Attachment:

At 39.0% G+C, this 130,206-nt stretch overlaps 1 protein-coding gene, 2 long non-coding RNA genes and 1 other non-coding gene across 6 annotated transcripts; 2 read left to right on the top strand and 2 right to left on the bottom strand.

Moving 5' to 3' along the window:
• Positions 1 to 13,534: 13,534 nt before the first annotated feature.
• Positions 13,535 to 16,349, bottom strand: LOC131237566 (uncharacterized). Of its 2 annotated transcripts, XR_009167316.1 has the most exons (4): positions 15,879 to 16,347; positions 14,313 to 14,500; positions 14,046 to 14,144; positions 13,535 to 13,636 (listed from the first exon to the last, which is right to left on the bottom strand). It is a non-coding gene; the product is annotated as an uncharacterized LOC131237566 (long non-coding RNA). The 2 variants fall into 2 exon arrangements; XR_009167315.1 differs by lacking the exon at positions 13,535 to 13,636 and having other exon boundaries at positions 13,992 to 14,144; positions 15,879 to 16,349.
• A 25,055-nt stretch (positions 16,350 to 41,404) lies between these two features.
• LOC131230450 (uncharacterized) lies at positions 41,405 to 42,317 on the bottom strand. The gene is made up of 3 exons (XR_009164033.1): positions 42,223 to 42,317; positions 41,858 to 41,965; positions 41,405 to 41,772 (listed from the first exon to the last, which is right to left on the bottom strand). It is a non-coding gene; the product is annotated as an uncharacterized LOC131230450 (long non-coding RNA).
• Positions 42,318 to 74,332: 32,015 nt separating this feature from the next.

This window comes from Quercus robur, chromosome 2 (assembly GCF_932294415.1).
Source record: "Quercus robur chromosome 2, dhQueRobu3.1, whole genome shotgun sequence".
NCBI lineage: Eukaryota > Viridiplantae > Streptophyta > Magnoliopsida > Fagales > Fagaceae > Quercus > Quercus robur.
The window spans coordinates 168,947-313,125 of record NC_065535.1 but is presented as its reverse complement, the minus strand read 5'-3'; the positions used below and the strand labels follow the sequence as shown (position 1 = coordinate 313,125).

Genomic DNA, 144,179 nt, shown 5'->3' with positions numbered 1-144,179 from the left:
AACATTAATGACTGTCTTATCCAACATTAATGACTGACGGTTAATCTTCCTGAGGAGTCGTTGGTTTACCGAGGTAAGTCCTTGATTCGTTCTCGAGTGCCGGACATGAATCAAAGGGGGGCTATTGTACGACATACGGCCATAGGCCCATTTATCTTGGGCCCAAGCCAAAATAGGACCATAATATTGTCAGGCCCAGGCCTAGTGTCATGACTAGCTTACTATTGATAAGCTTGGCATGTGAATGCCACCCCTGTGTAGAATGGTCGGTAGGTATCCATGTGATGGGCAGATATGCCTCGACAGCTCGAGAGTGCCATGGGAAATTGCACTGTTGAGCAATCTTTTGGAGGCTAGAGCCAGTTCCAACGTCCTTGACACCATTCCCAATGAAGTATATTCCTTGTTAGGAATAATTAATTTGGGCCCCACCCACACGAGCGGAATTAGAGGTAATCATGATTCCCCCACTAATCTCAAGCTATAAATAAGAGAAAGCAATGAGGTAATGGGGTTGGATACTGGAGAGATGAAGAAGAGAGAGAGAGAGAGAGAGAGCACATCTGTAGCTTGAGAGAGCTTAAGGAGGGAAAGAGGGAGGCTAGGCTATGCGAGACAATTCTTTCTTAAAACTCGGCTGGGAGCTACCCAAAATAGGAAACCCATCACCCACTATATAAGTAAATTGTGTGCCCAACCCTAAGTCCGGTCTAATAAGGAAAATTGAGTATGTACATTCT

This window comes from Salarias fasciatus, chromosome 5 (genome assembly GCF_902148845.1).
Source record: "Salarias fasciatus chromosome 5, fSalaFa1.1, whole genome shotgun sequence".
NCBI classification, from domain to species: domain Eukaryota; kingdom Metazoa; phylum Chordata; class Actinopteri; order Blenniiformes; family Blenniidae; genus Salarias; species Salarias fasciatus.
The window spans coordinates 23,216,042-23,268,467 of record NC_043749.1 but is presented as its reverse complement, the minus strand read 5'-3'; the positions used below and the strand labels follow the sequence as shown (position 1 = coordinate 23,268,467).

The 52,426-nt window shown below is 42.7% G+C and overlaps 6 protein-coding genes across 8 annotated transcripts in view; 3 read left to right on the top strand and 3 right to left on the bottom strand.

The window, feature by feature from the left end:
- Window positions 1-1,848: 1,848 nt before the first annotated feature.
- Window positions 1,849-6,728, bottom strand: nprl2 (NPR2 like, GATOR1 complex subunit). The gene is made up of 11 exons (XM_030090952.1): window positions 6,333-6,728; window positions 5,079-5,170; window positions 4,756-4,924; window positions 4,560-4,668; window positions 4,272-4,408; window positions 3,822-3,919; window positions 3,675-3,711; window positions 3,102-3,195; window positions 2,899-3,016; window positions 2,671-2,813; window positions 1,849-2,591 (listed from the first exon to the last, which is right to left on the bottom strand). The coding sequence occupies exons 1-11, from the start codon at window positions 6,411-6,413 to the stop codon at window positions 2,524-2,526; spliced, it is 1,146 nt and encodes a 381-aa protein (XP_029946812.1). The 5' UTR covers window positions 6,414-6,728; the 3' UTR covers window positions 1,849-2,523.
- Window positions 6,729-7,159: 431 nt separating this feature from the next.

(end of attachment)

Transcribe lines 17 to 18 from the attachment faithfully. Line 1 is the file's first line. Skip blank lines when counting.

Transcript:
The window spans coordinates 23,216,042-23,268,467 of record NC_043749.1 but is presented as its reverse complement, the minus strand read 5'-3'; the positions used below and the strand labels follow the sequence as shown (position 1 = coordinate 23,268,467).

The 52,426-nt window shown below is 42.7% G+C and overlaps 6 protein-coding genes across 8 annotated transcripts in view; 3 read left to right on the top strand and 3 right to left on the bottom strand.